Tuesday, January 18, 2011
The Seventh Victim (1943) **
(This article is from guest contributor Sarkoffagus and first appeared at http://classic-film-tv.blogspot.com/. The rating in the title is my own.)
Mary Gibson, attending a Catholic school, is informed that her sister, Jacqueline, has not paid her tuition in six months. Concerned for her sister, who is apparently missing, Mary travels to New York and discovers that Jacqueline has sold her business to a partner. Additionally, she rented a room above an Italian restaurant, changed the lock on the door and left, returning a few times only to dine and pay a monthly rent. Mary pleads with the restaurant owners to open Jacqueline's apartment, Room 7, where they see a single chair sitting underneath a hanging noose. Irving August, a private investigator, wants to help Mary find her sister (mostly because he was told to stay off the case), but things take a turn for the worse when someone is murdered.
Well known producer Val Lewton was hired by RKO Pictures to produce low budget horror films with titles provided by the studio. When the first film, Cat People (1942), proved a hit, Lewton was allowed much control over the pictures. He insisted that the directors cover many scenes in shadows and imply the impending horror, like the attacks in Jacques Tourneur's Leopard Man (1943). But whether or not there was a monster or a physical evil, Lewton's movies all contained a somber ambience and a sense of doom lurking in the dark.
In The 7th Victim (1943), there is a feeling of dread throughout the movie. In the opening scene, Mary learns that her sister, her only living relative, is missing. Jacqueline's room represents the way in which she wants to live, as if she could control her life by knowing when and how she would die. She does not want to be unaware of her time of death, but would rather decide for herself. In a terrific sequence, Mary and the P.I. break into the building housing Jacqueline's company. A long hallway leads to a door (which is the only locked room in the building, according to August), and the hallway is hidden mostly in shadow. Without having a clear reason for being frightened, the two debate on who should be the one to continue down the dark corridor. Another great scene is when Mary is threatened while taking a shower. Predating Alfred Hitchcock's Psycho (1960), a silhouette of the character appears on the shower curtain as Mary is harshly told to stop looking for Jacqueline.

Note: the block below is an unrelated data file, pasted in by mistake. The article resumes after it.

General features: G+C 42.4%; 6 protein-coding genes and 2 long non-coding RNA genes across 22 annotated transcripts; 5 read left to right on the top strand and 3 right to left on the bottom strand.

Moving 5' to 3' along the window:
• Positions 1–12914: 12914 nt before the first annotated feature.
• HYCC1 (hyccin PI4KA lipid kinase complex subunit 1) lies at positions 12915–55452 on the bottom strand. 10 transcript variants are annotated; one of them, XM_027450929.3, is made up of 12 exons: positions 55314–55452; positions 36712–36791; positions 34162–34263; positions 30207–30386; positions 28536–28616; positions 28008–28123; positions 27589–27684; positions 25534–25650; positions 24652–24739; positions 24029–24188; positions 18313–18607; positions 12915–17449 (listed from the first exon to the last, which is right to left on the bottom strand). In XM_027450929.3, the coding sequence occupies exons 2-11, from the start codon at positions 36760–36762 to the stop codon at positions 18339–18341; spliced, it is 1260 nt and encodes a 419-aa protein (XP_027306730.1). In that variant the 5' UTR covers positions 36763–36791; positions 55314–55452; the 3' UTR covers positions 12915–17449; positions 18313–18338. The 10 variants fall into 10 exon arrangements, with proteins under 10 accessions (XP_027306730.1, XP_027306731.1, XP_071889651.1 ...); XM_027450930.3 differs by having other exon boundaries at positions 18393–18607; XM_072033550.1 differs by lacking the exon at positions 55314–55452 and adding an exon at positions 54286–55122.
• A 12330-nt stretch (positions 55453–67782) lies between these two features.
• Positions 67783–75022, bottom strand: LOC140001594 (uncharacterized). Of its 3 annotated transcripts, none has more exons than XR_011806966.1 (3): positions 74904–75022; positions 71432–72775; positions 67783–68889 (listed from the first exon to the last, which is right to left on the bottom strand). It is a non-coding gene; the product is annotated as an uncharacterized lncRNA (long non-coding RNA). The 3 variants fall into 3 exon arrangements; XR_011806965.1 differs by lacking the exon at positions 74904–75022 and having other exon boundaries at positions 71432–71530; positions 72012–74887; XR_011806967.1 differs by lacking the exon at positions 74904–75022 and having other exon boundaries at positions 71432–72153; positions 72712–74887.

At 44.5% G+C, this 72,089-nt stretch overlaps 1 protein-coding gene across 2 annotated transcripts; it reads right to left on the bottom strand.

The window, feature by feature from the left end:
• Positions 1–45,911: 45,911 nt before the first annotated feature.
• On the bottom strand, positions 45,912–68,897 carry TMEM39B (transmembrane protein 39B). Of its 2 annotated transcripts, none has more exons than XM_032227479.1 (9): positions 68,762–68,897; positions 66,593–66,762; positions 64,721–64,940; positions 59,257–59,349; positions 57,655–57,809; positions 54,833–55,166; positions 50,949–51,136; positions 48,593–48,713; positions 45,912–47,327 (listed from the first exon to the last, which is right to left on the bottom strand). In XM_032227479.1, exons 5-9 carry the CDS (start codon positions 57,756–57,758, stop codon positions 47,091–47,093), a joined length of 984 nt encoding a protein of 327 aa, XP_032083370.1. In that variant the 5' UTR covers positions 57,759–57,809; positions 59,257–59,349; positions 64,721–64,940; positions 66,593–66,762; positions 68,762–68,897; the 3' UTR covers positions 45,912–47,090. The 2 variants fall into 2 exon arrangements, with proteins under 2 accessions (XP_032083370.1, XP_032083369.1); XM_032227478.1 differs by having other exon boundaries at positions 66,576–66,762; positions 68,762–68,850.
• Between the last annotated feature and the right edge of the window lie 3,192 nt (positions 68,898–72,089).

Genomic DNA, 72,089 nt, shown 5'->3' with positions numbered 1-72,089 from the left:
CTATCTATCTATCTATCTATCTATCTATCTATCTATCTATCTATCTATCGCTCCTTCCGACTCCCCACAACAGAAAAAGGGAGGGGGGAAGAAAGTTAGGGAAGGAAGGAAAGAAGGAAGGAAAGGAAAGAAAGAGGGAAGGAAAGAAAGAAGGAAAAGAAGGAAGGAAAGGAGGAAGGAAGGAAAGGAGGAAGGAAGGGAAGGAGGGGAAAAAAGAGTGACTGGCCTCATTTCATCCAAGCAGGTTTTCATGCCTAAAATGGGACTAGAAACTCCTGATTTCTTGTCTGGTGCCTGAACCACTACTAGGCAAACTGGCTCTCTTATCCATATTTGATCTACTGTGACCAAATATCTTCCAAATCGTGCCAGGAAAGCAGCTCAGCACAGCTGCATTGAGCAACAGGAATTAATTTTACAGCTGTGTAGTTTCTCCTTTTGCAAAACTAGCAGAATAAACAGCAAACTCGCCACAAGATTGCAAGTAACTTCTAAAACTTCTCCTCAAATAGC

Mary does learn about what has happened to her sister, but it is best to watch the film knowing as little as possible. It is a movie which thrives on fear of the unknown, and Mark Robson handles the directing reins wonderfully. With Lewton as producer, he also directed The Ghost Ship (1943), Isle of the Dead (1945) and Bedlam (1946), the latter two starring Boris Karloff. Kim Hunter, in her film debut, gives a strong showing as Mary. Hunter would later earn an Academy Award as Best Supporting Actress for her role as Stella in A Streetcar Named Desire (1951).